As we begin to chart our course toward Accountable Care Organizations, let us keep in mind that mental health and substance use disorder providers are often starting their journey from a different point of origin than are their medical counterparts. Let’s face it, behavioral health providers are often under-resourced and under-capitalized compared to MSOs, IPAs and hospitals. Facts being what they are, behavioral health is going to require some special handling and it behooves primary care, hospitals, integrated delivery systems and health plans to help them keep pace. While it’s true that all interested parties – behavioral health providers included – need to be able to carry their own weight in business terms, any ACO that fails to properly include behavioral health providers is destined to continue struggling with a significant share of otherwise unmitigated chronic care costs so the value proposition should be clear. In order to achieve a high performance health system that is organized to attain better health, better care, and lower costs, the behavioral health needs of patients and their families must be met with as much ingenuity, quality and precision as other conditions.
Behavioral Health Recommendations for ACOs
The following is a list adapted from one prepared by the Commonwealth Fund this week. Each recommendation amounts to a strong caution for integrated delivery systems who seek to develop ACOs – behavioral health is essential.
- Technical Support for Behavioral Health Providers – mental health and substance use disorder treatment providers have a long history of serving populations from the margins where profits are slim. Most behavioral health care provided for in America is financed by Medicare, Medicaid, Federal block grants, State general funds and other government grants. Consequently, the lion’s share of providers are smaller and not-for-profit entities and their transition to ACOs will require a steep curve and additional support in the development of infrastructure. Agencies/communities interested in developing ACOs are advised to extend technical assistance and training to all viable providers. Information technology is chief among the needs for technical assistance.
- Integrated Care– truly effective ACOs will ensure that a foundation of integrated primary and behavioral health care is available for their members. While the initiative to integrate care has been around for more than a decade, there is a great deal of room for improvement. Accountable care must be highly integrated so the catalyst for improved implementation is certainly there.
- Accountability for Behavioral Health – the most accurate measures of quality care, patient care experiences, population outcomes, and total costs must include mental health and substance use disorders. ACOs are advised to develop systems of care that can be held accountable for the quality and cost of behavioral health treatment from the beginning.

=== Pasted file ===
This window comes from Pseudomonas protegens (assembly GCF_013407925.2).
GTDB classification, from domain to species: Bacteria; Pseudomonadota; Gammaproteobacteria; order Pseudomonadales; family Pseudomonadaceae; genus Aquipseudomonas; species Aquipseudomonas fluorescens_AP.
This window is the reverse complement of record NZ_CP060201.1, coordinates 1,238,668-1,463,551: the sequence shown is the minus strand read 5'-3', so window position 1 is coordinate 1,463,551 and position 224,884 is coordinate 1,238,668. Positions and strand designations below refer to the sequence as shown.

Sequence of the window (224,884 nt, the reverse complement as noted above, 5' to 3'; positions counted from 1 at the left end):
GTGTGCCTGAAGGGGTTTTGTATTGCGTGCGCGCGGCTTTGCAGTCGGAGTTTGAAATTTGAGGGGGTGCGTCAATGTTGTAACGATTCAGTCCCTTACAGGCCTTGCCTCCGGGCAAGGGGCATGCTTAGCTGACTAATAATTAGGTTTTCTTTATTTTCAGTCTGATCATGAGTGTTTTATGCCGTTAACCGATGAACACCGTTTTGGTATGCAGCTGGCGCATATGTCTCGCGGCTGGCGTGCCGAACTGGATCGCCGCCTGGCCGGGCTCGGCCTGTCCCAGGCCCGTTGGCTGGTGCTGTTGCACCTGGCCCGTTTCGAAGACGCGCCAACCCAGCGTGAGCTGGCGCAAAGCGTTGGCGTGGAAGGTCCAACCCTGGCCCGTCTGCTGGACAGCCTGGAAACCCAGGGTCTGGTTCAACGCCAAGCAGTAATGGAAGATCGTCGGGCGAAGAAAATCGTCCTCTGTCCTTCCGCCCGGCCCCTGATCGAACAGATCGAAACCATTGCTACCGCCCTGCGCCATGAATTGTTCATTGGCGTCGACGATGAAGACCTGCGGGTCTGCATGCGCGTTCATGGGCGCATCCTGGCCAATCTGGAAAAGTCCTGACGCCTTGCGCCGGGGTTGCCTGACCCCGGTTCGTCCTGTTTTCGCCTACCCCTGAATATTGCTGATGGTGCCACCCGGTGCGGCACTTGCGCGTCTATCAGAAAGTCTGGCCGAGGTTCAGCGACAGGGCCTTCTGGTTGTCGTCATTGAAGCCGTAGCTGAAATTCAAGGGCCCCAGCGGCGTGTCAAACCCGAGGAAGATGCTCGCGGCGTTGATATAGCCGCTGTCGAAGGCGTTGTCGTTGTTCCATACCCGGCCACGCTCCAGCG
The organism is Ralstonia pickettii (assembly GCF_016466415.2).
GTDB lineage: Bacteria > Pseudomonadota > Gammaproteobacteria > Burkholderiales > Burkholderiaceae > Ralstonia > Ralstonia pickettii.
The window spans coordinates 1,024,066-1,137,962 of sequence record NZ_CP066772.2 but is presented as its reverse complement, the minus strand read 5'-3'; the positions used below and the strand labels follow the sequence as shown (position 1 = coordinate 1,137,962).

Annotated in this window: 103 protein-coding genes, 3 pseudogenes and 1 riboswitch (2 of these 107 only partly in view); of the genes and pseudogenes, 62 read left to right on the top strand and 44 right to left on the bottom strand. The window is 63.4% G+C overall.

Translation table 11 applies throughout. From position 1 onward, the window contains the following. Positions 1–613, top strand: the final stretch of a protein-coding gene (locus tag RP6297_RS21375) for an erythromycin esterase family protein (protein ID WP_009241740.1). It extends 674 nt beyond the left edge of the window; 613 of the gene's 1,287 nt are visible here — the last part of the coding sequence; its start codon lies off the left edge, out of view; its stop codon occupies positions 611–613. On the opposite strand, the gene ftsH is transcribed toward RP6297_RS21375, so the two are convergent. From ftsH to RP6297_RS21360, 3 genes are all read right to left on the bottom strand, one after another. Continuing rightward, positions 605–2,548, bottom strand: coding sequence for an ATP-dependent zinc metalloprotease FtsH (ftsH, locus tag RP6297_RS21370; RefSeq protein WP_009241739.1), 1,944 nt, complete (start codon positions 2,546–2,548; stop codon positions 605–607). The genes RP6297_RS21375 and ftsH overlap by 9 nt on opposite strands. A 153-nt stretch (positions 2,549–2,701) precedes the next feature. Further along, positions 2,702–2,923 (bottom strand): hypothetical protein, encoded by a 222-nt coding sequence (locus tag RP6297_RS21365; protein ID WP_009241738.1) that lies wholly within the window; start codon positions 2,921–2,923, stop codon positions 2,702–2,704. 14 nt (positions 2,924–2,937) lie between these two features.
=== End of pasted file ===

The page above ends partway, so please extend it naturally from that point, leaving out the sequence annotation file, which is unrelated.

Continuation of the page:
- Informed Patients– ACOs must inform, engage and educate patients and their families. Nowhere is the need greatest than among those members and patients with behavioral health conditions. Many decades of fierce stigma and lack of access to services must be overcome with clear, friendly and readily available information and outreach.
- Commitment to Communities - serving the entire community has long been the mission of behavioral health providers – many of whom also serve social service functions. Linkages between community assets, case management and social work are vitally important to the most vulnerable populations, those suffering from disabilities and those suffering from multiple chronic conditions. The form and function of ACOs must remain true to community involvement and enhancement and avoid devolving into business entities that neglect their social and civic responsibilities.
- Reward High Performance in Behavioral Health – as much as ACOs represent a gold rush among business interests, it will be critically important that behavioral health providers be included in models that involve shared savings. Shared incentives will not only promote the right kinds of linkages and coordinated care, they will demonstrate a willingness to view behavioral health conditions and providers as equally deserving of respect.
- Innovative Payment Mechanisms for Behavioral Health – behavioral health providers are eager to look for new and creative ways to be reimbursed. They are uniquely positioned to offer services on case rates and the basis of episodes of care. There are providers that are ready to serve in roles such as health coaches, case managers, and health educators that can be supported by full-time salaries as opposed to purchasing services on a fee-for-service basis.
- Timely Monitoring - data collection, aggregation, analysis and feedback must include and address behavioral health needs and providers. Without data and reporting, most of our other goals and objectives cannot be met.